Jacqui Hurst Vision Support Services

We’re officially on a countdown until the end of this year’s Vision Style Awards. Soon enough, the entries will be closed and our judges will be looking at who deserves to take home the prize for the most striking, spectacular and stunning interiors in the world of hospitality from around the European continent.

Jacqui Hurst, Sales Director for Vision’s UK Hospitality Division, is one of our prestigious judges this year and comes with a vast knowledge spanning the industry. Working closely with the likes of Hilton Worldwide, Accor, IHG, Marriott and Bourne Leisure, Jacqui has worked with some of the most recognisable brands for the last ten years and so she knows a thing or two about stylish hotel design.

We had a chat with Jacqui to find out her thoughts on design within the industry, how it’s changing and what we’re likely to see over the next 12 months…

What made you decide to be a judge this year?

Seeing the incredible effort that hoteliers and restaurant owners are putting into their style choices over the last few years have thrown the flood gates wide open in terms of competition. It’s an exciting time; we no longer see the same venues be recognised for their style choices and we’re seeing previously unknown names enter the ring. It’s a great feeling to reward someone for the hard work they’ve put in.

What are we seeing in terms of innovation in hospitality design trends that we haven’t seen before?

Well, first and foremost, we’re seeing hoteliers and restaurateurs step up and think about their design differently. This is down to the changing demographic – the emerging customer is the millennial and they think and want different things than the customers before them.

Design is taking a huge step forward due to the need for the experience to be ‘Instagrammable’ and that’s what hoteliers are doing – providing an experience. From personalisation in rooms to incorporating design choices that can be activated from our smart phones – the hotel room is no longer somewhere just to rest your head, it’s a sensory experience from the moment you walk in.

What, do you think, will be some of the key design trends across hospitality over the next 12 months?

It’s hard to say because I think hotels are now embracing being authentic and celebrating their individuality. A quick photo taken in a hotel can be shared to thousands of people within minutes; hotels understand this and are ensuring they’re telling a story through their design.

Equally, I think luxurious finishing touches are still big news but we’re seeing these coupled with creature comforts that are reminiscent of home. We’re noticing hotels step away from clinical receptions and introduce a home-away-from home feel – this is being translated through to their dining areas and bars too which are key in attracting non-guests too. It’s no longer about being exclusive – it’s more about being welcoming.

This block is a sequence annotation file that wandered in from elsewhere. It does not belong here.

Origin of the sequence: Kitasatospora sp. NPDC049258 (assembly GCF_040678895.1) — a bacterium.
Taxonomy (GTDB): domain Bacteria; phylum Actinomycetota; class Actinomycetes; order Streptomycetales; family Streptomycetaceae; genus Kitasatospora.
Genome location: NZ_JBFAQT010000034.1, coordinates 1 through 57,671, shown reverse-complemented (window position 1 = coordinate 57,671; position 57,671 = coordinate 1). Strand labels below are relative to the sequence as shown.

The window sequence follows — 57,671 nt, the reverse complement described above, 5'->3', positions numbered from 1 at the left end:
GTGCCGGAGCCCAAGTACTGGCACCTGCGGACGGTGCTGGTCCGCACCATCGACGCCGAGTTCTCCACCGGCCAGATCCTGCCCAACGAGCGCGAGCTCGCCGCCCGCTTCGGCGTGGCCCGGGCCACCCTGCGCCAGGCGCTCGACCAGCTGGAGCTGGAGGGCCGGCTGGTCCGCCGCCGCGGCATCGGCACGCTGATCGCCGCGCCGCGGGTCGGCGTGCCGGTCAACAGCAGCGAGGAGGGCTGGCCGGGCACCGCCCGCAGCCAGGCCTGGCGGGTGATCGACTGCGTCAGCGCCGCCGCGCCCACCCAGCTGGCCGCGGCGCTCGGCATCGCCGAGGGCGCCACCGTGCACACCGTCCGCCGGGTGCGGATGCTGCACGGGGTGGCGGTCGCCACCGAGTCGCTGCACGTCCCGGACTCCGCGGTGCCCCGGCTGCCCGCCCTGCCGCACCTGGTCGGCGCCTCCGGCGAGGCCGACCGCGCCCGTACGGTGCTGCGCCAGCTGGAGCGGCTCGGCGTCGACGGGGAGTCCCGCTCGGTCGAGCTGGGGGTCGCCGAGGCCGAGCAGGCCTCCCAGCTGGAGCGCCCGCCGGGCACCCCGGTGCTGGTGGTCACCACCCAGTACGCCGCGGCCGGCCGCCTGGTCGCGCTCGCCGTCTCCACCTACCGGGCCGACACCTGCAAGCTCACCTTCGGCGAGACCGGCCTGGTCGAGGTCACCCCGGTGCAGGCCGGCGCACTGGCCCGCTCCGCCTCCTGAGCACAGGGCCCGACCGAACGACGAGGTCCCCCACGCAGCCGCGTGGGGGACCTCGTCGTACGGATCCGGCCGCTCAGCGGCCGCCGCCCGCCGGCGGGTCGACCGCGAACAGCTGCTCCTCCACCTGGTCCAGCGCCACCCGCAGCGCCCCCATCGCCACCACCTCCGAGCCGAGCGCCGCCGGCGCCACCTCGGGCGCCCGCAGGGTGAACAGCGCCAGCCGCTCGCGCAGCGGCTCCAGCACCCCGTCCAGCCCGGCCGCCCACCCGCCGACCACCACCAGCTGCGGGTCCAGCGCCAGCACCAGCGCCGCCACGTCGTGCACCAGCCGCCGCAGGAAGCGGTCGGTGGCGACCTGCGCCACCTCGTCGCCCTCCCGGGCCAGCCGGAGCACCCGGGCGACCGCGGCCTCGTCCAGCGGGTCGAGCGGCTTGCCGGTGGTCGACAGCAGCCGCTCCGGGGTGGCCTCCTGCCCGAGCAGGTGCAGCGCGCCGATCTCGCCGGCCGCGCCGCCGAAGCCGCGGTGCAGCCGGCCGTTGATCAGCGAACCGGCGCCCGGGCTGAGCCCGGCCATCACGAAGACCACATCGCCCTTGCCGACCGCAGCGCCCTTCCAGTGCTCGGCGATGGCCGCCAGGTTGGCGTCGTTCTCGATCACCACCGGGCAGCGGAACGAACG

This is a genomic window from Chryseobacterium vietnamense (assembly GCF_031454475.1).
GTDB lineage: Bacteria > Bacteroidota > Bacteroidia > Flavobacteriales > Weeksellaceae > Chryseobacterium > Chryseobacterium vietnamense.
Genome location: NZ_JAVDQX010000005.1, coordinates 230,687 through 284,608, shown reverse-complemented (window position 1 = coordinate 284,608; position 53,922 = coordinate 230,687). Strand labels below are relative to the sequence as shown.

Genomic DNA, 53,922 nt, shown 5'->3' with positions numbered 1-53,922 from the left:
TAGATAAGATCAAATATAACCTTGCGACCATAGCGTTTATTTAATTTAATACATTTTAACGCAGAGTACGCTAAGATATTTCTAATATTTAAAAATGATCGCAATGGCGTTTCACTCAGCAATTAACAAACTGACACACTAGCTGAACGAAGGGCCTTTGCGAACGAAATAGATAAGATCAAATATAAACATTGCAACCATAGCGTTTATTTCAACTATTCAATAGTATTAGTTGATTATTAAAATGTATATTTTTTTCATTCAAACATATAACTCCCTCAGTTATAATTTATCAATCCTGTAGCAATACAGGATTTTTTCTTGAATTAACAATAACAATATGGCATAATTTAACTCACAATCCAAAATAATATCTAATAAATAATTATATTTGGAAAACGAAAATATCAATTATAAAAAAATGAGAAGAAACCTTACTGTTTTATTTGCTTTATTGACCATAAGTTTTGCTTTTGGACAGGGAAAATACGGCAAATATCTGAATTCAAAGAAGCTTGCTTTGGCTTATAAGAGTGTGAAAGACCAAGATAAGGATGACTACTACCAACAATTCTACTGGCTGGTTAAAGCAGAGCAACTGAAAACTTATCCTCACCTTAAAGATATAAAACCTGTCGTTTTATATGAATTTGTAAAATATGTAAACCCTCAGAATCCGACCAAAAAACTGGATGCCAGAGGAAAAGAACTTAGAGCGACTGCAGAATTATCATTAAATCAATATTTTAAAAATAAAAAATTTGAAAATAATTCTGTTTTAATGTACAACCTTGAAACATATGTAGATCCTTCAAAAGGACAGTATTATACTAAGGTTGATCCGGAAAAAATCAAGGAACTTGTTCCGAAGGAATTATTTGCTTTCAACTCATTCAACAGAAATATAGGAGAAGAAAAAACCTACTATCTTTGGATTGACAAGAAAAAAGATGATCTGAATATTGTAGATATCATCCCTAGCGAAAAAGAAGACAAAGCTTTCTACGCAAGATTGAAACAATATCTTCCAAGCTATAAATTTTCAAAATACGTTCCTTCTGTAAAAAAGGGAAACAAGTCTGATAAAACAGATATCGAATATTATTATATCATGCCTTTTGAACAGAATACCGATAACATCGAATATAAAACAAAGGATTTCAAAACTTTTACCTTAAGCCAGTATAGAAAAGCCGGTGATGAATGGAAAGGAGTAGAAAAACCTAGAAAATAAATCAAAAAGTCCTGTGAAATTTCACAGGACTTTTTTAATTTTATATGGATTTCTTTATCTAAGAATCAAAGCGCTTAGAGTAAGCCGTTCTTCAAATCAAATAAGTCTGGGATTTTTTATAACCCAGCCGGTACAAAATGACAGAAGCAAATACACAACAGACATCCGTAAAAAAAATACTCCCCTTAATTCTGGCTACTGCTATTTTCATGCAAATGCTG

Is there anything that’s becoming less stylish and sought after?

As I said, the clinical reception area and check-in procedure are being phased out as hotels introduce a more homely, personal approach.

I also think we’re moving away from neutral colour palettes as we’re seeing more venues introduce and play around with colour. It’s about creating a whimsical experience for guests; something they’ll remember and so, even in hotel groups, every hotel and every experience needs to be different.

What do you think will set an entry apart from the rest this year?

I love the idea that the establishment pays close attention to its location, its history and the heritage of the building itself. We saw this last year with Hotel Gotham; it’s based in an old bank building and they certainly tried to keep the heritage of this alive through their use of props.

I love venues that make you do a double-take, too. The idea that you notice something new each time you visit makes for a really exciting experience. Hotel Gotham, for example, features umbrellas on the ceiling in their initial lobby – the first time you step inside you might miss it but the next time it catches your eye and you feel you’ve got something new from the experience.

In a highly competitive market, how do you think the design of a venue can influence a guest to visit?

I think it’s hugely important. Design is much more about what it looks like these days. With the new wave of customer walking through the doors, it’s about so much more than a good meal or a comfy bed. It’s now about going that extra step and going the extra mile for the customer to ensure they are not just satisfied – but truly pleased with the visit.

What do you personally look at first when stepping inside a hospitality venue?

I like somewhere I feel comfortable – not too clinical, not too sparse but equally I like it to have something ‘about it’. The interiors are undoubtedly what I look at first and it’s from the design that I make my initial decision as to if I feel comfortable and at ease.


Do you have the most stylish hospitality venue in Europe? Vision are looking for spas, bars, restaurants, B&Bs, self catering accommodation, holiday lets, serviced apartments and hotels to enter the 2017 Vision Style Awards.

Entry to the Awards is absolutely free of charge and we’ve got a huge 12 categories to choose from. Will you be crowned one of our winners and win a double-page spread in the coveted Style Guide?

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